Belgian veterinary scientist Jeroen Dewulf and his team have been at the forefront of biosecurity in pig farms for the last 10 years, training veterinarians and producing very innovative tools to reduce disease in farms. Expert Edgar Garcia Manzanilla discusses some of his thoughts from following Jeroen’s advice in daily practice.
Have you ever wondered… why is it recommended to wait 48-72 hours between pig farm visits? How important is to shower in and out when visiting a farm? Or, what is the optimum time to rest a house after cleaning and disinfection?
In early April 2018, we were lucky to have Jeroen Dewulf answer all these questions and many more during a training session for veterinarians in Ireland. Jeroen is a veterinarian passionate about biosecurity and has made huge progress in this area by reviewing even the basics principles of biosecurity.
The book recently edited by Jeroen Dewulf is a good bedside read if you are interested in biosecurity. Photo: Edgar Garcia Manzanilla
I think it is worth sharing some of his recommendations here and get everybody thinking… how good is my biosecurity?
Animals are always the main risk
Biosecurity in pig farms would be the combination of all measures taken to reduce the risk of introduction and spread of disease. With this in mind, we should always remember that the main risk for introduction or spread of disease in a farm is the pig itself. They are by far the best vehicle to transport disease because most viruses and bacteria need the pig to survive.
Read more about pig health in the Pig Progress Health Tool
Some tips for good pig farm biosecurity:
• Always prioritise measures to reduce the contact between diseased and healthy animals.
• If you buy gilts from an external farm, focus on having a very good quarantine. This is a must!
• Keep an eye on the semen source too. They should do regular checks of their animals and inform you.
• Avoid trucks entering your farm when transporting carcasses and sows.
• Create barriers between the different stages of production to reduce recirculation of disease.
Once these basics are done, start thinking about other aspects.
Simple procedures like cleaning (middle pair) and disinfecting (right pair) your boots have huge impact on the amount of bacteria that gets transferred between production stages. Photo: Prof Jeroen Dewulf
Everybody on the pig farm should understand ‘risk’
In too many cases farmers, advisors and other professionals have told me that they do not understand the rules of biosecurity. They think it is unrealistic to think that you can avoid disease to enter a farm by using such measures. I would agree with that, no doubt.
Biosecurity is not about avoiding disease entering the farm, it is about reducing the risk, in other words, reducing the probability that it happens. Risk zero is very difficult to achieve but reducing risk is something very easy to do.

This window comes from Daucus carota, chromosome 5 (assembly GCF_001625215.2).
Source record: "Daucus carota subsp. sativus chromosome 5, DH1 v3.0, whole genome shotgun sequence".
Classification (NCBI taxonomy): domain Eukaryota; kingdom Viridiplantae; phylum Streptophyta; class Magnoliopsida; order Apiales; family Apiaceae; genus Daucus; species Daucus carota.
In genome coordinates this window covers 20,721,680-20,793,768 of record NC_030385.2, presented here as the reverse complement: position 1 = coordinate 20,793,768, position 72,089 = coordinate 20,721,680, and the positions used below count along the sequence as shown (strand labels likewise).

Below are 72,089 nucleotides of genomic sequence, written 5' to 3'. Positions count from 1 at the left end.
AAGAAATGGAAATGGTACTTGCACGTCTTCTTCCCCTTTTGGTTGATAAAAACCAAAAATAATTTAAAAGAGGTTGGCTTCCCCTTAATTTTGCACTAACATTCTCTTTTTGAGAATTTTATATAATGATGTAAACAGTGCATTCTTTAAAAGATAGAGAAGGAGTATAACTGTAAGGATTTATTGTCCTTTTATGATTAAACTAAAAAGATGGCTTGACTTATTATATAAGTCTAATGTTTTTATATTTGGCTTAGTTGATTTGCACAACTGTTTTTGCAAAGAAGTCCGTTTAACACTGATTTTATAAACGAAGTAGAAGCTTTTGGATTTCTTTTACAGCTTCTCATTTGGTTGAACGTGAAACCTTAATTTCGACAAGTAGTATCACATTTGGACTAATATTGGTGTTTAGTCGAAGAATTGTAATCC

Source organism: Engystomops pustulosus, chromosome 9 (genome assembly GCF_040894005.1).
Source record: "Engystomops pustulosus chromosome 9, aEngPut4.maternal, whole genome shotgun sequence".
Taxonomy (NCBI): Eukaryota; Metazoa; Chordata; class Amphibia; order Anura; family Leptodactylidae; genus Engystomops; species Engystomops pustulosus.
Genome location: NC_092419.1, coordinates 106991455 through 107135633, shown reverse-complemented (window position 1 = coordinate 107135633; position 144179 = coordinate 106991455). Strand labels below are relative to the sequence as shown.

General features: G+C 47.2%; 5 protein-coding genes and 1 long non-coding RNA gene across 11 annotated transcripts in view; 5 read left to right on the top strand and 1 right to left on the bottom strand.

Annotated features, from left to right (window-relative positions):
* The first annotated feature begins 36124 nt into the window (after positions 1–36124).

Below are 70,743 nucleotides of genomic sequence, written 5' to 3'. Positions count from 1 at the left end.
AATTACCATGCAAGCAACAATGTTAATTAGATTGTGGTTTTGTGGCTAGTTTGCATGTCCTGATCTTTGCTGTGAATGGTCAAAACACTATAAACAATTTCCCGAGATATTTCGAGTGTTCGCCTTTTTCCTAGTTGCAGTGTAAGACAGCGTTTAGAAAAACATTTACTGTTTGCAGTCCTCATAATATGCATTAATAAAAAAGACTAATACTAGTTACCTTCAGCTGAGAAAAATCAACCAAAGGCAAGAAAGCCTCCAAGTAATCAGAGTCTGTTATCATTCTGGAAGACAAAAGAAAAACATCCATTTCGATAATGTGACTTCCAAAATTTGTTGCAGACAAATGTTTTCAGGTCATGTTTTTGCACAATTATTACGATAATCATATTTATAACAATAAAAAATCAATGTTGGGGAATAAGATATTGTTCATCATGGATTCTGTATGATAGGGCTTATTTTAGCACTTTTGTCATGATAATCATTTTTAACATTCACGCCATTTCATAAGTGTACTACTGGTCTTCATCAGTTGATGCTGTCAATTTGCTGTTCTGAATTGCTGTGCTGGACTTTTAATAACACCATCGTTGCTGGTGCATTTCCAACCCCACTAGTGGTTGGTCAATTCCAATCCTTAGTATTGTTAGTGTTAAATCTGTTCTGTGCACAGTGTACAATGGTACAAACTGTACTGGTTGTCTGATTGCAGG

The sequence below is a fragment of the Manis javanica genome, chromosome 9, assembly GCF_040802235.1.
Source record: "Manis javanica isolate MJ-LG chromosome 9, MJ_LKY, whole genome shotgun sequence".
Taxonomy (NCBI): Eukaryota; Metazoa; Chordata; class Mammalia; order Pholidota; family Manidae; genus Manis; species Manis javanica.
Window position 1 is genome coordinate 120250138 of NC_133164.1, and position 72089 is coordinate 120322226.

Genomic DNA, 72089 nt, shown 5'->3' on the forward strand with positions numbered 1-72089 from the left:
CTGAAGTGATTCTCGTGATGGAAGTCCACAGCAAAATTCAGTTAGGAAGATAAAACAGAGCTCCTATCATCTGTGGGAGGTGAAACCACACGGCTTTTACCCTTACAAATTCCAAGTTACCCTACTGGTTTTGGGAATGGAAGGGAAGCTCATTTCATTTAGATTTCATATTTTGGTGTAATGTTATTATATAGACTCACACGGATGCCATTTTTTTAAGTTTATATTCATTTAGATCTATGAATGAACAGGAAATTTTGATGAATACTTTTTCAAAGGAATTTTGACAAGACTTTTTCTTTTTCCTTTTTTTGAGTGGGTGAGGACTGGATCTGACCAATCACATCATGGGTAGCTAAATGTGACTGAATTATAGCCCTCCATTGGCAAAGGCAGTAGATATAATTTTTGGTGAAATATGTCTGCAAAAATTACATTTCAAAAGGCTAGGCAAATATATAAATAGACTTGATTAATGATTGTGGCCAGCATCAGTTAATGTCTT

You may not be able to wash your hands every time you move from one stage of the farm to another, however if you can do it 5 times a day out of 10 that will reduce the probability of spreading disease significantly. It is that sort of mind set that will make biosecurity work and it needs to be spread among farm stuff.
Colour coded materials are an easy way to create barriers between different production stages. Photo: Jeroen Dewulf
Be realistic, go one step at a time
For me, the success of Jeroen’s team is related to the practical and realistic approach they took. They created a very simple tool that is available online for free, Biocheck.Ugent.
The tool assesses biosecurity on farms and benchmarks the results to other farms, the main aspects to be improved are identified and then it is up to the farmer and the veterinarian to set realistic targets for improvements. Once the targets are achieved the process starts again. Simple and effective. Give it a try. More than 5,000 pig farms have already done it.
To be continued…
The system does not work in every single farm you use it but in average it improves biosecurity, reduces the need for antibiotics and, most importantly, has a positive effect on farmer’s pocket. We started using it 3 years ago and the farms used as pilots have already significantly improved their performance. Now we are extending the methodology to a wider number of farms.
As you see it is still work in progress but very promising. I will be back with more details in future opinions. And no, I did not forget to answer the questions I asked at the beginning of this text. I leave those for you to give your views in the comments. It will be a good discussion for sure!